Another bit of kit in the arsenal is a standing machine that helps him to stand on his own two feet. “I stand three or four times a week because otherwise I’d have osteoporosis when I get old. Your heart and your bones work on gravity,” he says. “Your heart works harder when you’re standing up than when you’re lying down, obviously because it is pumping blood up and down against gravity. So, therefore if I sit down all day, my heart gets lazy.”

Yes, he has a home gym – a luxury he had organised before his accident. He simply changed the order to reflect his new requirements and get equipment he could use, along with a running machine for his fiancée Sara. “We’ve got a room that’s dedicated to fitness and with a TV so I can watch the rugby and the cricket at the same time,” he says.

Living life enjoyably

Ingham does not wear his financial advantage lightly; he knows he is one of the fortunates who can afford the expensive aids and support that enable greater wellbeing, leading to both greater productivity and greater enjoyment of life.

Speaking of enjoying life, Ingham clearly is at this time, although he admits he is “always in pain”. He managed even in the first year after his accident to both celebrate his daughter’s wedding and the Rugby World Cup in Japan – in person.

Recalling his daughter’s wedding on the beautiful and hot August Bank Holiday in 2019 brings a point of particular pride, and also gives him a bit of a laugh. “I stood up. I stood up on the wedding day, at my daughter’s wedding,” Ingham says.

What he did not know before his accident was that his new body state would give him an advantage over others in hot weather. Before his accident, he ran to work at his central London office, “and when I ran to work, you had to stay well clear of me because I rained sweat. People could be 10 yards away, and they’d get wet. It was disgusting”, he says. Now, however, paralysis has changed how his body deals with heat.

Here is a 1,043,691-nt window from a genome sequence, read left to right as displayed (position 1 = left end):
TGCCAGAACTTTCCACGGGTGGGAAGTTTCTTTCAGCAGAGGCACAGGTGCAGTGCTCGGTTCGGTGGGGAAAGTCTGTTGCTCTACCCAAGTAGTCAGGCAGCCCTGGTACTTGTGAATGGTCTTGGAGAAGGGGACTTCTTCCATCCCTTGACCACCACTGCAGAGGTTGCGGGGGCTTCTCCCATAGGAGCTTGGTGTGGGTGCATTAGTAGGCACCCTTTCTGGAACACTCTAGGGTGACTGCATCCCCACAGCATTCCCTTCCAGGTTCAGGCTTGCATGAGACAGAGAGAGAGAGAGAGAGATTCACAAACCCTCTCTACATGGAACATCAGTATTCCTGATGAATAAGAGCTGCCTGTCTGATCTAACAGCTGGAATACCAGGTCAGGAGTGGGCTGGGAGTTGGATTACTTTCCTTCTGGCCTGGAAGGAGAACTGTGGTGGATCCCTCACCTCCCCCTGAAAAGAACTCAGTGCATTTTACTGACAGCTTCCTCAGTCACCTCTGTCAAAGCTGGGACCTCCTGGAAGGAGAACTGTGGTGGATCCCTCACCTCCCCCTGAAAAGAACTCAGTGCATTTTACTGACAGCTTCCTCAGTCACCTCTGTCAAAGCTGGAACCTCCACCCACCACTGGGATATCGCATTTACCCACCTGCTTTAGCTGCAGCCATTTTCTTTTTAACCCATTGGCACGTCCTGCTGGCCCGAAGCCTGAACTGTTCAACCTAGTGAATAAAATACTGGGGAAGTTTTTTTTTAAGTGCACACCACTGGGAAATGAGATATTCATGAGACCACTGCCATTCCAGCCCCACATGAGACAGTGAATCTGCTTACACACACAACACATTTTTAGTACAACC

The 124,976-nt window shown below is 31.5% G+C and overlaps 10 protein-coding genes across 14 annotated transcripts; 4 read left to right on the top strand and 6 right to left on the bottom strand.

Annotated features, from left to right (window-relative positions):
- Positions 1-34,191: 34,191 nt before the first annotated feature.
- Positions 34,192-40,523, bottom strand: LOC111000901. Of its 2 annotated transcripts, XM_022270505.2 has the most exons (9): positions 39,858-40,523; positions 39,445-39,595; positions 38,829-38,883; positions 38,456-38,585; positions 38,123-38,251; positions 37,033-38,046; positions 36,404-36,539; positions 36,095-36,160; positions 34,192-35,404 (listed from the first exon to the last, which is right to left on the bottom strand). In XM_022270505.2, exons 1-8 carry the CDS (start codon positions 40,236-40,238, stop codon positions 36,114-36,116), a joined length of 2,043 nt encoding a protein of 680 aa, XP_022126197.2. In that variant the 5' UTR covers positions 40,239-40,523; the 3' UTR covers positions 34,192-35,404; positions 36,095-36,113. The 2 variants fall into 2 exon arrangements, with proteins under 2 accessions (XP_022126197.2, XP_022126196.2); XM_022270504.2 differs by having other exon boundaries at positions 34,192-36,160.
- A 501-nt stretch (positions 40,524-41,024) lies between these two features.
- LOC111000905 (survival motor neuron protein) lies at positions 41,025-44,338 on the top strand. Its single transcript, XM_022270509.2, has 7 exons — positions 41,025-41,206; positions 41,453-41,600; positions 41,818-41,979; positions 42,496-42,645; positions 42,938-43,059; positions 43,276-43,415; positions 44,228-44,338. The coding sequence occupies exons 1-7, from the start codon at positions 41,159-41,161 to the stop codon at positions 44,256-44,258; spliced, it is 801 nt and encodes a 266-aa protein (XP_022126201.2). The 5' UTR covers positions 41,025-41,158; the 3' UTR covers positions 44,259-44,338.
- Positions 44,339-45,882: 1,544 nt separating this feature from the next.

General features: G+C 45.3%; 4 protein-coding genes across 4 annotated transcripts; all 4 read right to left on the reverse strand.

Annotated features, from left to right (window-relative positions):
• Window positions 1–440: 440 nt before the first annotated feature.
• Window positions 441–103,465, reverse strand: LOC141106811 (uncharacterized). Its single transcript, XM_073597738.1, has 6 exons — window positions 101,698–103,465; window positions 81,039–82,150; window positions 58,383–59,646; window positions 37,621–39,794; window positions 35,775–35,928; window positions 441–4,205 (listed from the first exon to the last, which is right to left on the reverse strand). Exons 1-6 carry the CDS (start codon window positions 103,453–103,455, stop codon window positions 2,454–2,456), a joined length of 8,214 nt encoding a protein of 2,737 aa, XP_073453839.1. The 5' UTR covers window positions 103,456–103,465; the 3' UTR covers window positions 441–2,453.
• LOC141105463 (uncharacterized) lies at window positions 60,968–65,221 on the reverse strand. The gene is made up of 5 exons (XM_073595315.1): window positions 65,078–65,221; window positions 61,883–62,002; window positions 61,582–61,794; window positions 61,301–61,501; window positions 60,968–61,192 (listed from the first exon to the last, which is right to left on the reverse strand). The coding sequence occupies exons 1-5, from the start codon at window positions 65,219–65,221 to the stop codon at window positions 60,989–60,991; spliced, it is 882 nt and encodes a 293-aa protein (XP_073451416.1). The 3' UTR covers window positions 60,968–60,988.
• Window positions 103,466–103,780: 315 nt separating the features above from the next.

“Your temperature clock is completely screwed by paralysis,” he says. “I don’t sweat anymore.” At the wedding, he not only stood to give the father of the bride’s speed, with help from a special wheelchair that could help him rise and stand, Ingham was quite comfortable in his top hat and tails while everyone else drowned in perspiration. “It’s quite bizarre,” he says.

Looking ahead, Ingham will remain at PageGroup’s helm for the foreseeable future. “Yeah, there’s a bit more work to be done, and you know I’m very happy, very motivated still in Page,” he says. “I want to lead and leave a good set of results, which they clearly weren’t last year.” [Editor’s note: PageGroup reported a 28.7% drop in gross profit in 2020 from 2019 and an 89% fall in profit before tax in 2020 from 2019.]

“I want to leave the company in good health and doing well,” he says. “I need to see them through, and make sure that we get through it completely and capitalise on it as well.”

“And then, you know, at some point in the future – my decision, or the main board’s decision or somebody’s decision, then we’ll call it a day.”

When that house is in order, life will undoubtedly continue in Ingham’s ‘get things done’ style, likely to advocate in some way for disabled inclusion in the UK’s workplaces. “I’m gradually building a plan,” he says, “as I build that knowledge bank and listen to lots of people. Hopefully I’ll have a clear agenda and a clear plan as to how to keep the momentum going – and make a little bit of a difference before, you know, I check out altogether.”